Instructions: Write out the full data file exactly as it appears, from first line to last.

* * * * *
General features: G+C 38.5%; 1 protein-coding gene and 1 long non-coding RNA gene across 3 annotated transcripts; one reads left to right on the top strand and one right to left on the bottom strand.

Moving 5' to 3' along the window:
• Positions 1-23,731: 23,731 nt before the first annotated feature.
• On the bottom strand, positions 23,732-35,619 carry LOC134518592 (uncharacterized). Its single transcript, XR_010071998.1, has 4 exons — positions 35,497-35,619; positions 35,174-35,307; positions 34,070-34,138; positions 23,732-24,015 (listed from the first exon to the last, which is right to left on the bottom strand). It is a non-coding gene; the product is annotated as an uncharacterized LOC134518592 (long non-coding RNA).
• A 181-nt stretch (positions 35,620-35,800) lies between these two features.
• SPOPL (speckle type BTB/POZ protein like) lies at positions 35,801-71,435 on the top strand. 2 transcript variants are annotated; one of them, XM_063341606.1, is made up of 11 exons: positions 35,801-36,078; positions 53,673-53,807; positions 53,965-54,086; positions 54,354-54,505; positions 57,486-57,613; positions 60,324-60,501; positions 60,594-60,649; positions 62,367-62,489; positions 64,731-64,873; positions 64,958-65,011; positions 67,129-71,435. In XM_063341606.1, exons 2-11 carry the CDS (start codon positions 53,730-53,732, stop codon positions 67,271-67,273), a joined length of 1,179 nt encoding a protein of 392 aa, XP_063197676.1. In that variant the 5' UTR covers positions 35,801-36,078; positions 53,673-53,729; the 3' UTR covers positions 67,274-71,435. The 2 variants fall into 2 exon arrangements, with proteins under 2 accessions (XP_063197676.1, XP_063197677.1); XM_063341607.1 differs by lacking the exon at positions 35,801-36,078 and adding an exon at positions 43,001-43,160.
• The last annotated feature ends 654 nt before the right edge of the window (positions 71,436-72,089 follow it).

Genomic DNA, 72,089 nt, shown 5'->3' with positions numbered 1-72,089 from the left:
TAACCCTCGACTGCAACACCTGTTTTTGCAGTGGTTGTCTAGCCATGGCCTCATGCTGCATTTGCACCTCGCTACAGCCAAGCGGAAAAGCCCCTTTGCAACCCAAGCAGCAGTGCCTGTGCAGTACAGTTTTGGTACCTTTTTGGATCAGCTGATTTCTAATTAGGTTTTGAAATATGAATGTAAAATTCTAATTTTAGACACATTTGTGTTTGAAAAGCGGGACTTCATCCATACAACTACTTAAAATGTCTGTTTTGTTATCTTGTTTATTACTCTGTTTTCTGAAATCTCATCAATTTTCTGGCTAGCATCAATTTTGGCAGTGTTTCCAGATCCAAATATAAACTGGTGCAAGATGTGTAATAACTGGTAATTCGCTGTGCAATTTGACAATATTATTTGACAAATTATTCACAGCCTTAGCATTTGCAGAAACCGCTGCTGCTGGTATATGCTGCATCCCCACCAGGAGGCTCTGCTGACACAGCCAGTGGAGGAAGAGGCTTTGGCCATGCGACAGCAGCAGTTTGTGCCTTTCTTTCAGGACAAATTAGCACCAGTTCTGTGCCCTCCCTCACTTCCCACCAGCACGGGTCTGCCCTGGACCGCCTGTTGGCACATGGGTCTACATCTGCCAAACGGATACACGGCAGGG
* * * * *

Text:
General features: G+C 38.5%; 1 protein-coding gene and 1 long non-coding RNA gene across 3 annotated transcripts; one reads left to right on the top strand and one right to left on the bottom strand.

Moving 5' to 3' along the window:
• Positions 1-23,731: 23,731 nt before the first annotated feature.
• On the bottom strand, positions 23,732-35,619 carry LOC134518592 (uncharacterized). Its single transcript, XR_010071998.1, has 4 exons — positions 35,497-35,619; positions 35,174-35,307; positions 34,070-34,138; positions 23,732-24,015 (listed from the first exon to the last, which is right to left on the bottom strand). It is a non-coding gene; the product is annotated as an uncharacterized LOC134518592 (long non-coding RNA).
• A 181-nt stretch (positions 35,620-35,800) lies between these two features.
• SPOPL (speckle type BTB/POZ protein like) lies at positions 35,801-71,435 on the top strand. 2 transcript variants are annotated; one of them, XM_063341606.1, is made up of 11 exons: positions 35,801-36,078; positions 53,673-53,807; positions 53,965-54,086; positions 54,354-54,505; positions 57,486-57,613; positions 60,324-60,501; positions 60,594-60,649; positions 62,367-62,489; positions 64,731-64,873; positions 64,958-65,011; positions 67,129-71,435. In XM_063341606.1, exons 2-11 carry the CDS (start codon positions 53,730-53,732, stop codon positions 67,271-67,273), a joined length of 1,179 nt encoding a protein of 392 aa, XP_063197676.1. In that variant the 5' UTR covers positions 35,801-36,078; positions 53,673-53,729; the 3' UTR covers positions 67,274-71,435. The 2 variants fall into 2 exon arrangements, with proteins under 2 accessions (XP_063197676.1, XP_063197677.1); XM_063341607.1 differs by lacking the exon at positions 35,801-36,078 and adding an exon at positions 43,001-43,160.
• The last annotated feature ends 654 nt before the right edge of the window (positions 71,436-72,089 follow it).

Genomic DNA, 72,089 nt, shown 5'->3' with positions numbered 1-72,089 from the left:
TAACCCTCGACTGCAACACCTGTTTTTGCAGTGGTTGTCTAGCCATGGCCTCATGCTGCATTTGCACCTCGCTACAGCCAAGCGGAAAAGCCCCTTTGCAACCCAAGCAGCAGTGCCTGTGCAGTACAGTTTTGGTACCTTTTTGGATCAGCTGATTTCTAATTAGGTTTTGAAATATGAATGTAAAATTCTAATTTTAGACACATTTGTGTTTGAAAAGCGGGACTTCATCCATACAACTACTTAAAATGTCTGTTTTGTTATCTTGTTTATTACTCTGTTTTCTGAAATCTCATCAATTTTCTGGCTAGCATCAATTTTGGCAGTGTTTCCAGATCCAAATATAAACTGGTGCAAGATGTGTAATAACTGGTAATTCGCTGTGCAATTTGACAATATTATTTGACAAATTATTCACAGCCTTAGCATTTGCAGAAACCGCTGCTGCTGGTATATGCTGCATCCCCACCAGGAGGCTCTGCTGACACAGCCAGTGGAGGAAGAGGCTTTGGCCATGCGACAGCAGCAGTTTGTGCCTTTCTTTCAGGACAAATTAGCACCAGTTCTGTGCCCTCCCTCACTTCCCACCAGCACGGGTCTGCCCTGGACCGCCTGTTGGCACATGGGTCTACATCTGCCAAACGGATACACGGCAGGG